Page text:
|For the mu allele:|
|mu Allele (MGI)||Gene (MGI)||All Alleles (MGI)|
Another coat-color mutation affecting otolith development is muted ( mu) which arose spontaneously in a stock segregating for t-alleles ( Lyon and Meredith, 1965a). This autosomal recessive on chromosome 13 ( Lyon, 1966) slightly dilutes both eumelanin and phaeomelanin ( Lyon and Meredith, 1969). Accordingly black becomes dark grey, yellow and brown become a somewhat lighter shade, and many animals have white underfur. The color of the eyes also is diluted, so that the iris ring appears very light in newborns, and the adult eye is a dark red color. When combined with other genes affecting eye color the eyes may be colorless at birth and pink in the adult. In general, the color change produced by muted ( mu/mu) resembles that produces by ruby-eye ( ru/ru) and beige ( bg/bg) ( Chapter 6, Section I), and is much less severe than that produced by pallid ( pa/pa) ( Lyon and Meredith, 1969).
As well as affecting pigment, muted causes changes in postural reflexes very similar to those described above for pallid mice. "Some muted homozygotes hold the head tilted to one side; some flex the spine and tuck the head under when held by the tail, and give no normal landing reaction when dropped head downwards towards a table" ( Lyon and Meredith, 1969). As in the case of pallid these behavioral disorders are associated with the absence of otoliths from the sacculus and utriculus of one or both ears as well as by an absence of pigmentation in the membranous labyrinth ( Erway et al., 1966). According to Lyon and Meredith ( 1969) of 17 mu/mu animals examined "12 lacked all otoliths, 3 had one otolith in each ear, one had two otoliths in the left ear and one in the right, and the remaining one had otoliths in both ears. The bony labyrinth appeared completely normal in all the animals, and none was deaf or showed circling behavior."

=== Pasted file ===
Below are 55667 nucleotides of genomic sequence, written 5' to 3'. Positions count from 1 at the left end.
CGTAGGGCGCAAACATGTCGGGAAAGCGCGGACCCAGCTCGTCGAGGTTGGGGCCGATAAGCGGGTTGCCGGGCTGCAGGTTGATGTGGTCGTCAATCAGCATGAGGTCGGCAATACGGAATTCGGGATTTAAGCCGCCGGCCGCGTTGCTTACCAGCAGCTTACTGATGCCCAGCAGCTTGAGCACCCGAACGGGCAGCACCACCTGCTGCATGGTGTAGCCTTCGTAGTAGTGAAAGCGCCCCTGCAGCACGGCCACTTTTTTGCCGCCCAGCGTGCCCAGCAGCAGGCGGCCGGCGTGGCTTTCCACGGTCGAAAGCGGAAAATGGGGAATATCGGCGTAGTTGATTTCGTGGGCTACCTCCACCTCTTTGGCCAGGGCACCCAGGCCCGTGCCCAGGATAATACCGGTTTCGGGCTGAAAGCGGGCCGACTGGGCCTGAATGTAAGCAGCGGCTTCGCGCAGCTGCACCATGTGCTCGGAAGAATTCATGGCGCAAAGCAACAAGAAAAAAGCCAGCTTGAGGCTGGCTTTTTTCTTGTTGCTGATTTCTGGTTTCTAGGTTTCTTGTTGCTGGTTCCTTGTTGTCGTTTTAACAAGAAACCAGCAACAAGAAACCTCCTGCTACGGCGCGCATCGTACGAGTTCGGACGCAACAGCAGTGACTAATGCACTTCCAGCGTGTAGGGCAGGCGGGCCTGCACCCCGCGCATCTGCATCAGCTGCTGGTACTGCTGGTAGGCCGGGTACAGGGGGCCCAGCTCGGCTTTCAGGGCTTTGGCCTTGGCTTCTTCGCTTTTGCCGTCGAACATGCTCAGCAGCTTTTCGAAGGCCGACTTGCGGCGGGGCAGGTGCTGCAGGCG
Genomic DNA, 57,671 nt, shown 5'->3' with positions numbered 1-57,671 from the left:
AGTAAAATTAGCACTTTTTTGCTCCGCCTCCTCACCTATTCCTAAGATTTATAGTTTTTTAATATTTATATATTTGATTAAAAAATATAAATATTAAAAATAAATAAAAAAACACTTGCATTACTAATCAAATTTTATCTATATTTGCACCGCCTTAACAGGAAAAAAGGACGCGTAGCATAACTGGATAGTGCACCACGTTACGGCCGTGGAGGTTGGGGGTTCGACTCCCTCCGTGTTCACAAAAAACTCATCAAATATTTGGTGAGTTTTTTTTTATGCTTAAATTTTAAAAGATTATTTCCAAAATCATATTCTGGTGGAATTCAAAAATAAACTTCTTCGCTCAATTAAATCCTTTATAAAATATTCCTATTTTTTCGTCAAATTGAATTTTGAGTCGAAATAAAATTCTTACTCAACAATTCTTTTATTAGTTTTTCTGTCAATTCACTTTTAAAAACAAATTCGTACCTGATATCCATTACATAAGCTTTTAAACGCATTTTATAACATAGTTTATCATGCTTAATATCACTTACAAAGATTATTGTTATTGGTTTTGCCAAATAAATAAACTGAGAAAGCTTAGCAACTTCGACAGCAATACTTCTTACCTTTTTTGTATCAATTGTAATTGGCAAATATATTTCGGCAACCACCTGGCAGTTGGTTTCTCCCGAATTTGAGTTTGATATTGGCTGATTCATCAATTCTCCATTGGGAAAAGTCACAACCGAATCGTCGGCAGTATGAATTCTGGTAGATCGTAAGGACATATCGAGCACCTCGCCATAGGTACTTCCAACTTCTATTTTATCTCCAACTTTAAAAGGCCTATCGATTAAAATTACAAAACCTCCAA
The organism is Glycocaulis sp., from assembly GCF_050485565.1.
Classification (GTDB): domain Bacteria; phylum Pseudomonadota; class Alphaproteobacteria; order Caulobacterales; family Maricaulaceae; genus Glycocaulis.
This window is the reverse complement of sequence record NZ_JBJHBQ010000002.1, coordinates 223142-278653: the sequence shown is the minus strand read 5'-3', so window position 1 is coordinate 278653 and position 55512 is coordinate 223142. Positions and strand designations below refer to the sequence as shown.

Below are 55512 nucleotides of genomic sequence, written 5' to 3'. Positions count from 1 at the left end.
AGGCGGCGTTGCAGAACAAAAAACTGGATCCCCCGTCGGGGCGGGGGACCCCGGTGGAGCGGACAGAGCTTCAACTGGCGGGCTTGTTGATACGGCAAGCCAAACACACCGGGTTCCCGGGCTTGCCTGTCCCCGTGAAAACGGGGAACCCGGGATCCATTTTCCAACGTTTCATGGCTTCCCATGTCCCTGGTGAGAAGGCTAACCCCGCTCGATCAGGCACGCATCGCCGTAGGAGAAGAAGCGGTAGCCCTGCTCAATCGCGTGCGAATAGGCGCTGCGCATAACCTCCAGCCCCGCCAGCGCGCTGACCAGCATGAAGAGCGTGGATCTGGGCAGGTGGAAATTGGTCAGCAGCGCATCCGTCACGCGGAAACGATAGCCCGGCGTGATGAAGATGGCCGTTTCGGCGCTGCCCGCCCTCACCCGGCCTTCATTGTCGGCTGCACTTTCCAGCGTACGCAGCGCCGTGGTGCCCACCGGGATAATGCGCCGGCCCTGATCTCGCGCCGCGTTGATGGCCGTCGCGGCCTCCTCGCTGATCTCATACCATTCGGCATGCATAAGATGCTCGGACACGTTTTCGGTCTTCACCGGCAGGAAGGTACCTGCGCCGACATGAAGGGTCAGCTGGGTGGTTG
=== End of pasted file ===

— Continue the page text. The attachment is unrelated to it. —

Although the effect of muted parallels very closely that of pallid, especially insofar as otolith development is concerned, only future studies can reveal whether these two genes act similarly. Of particular interest will be whether supplementing the mother's diet during pregnancy with manganese can alleviate the otolith defect in muted offspring, as it does in pallid mice ( Erway et al., 1971).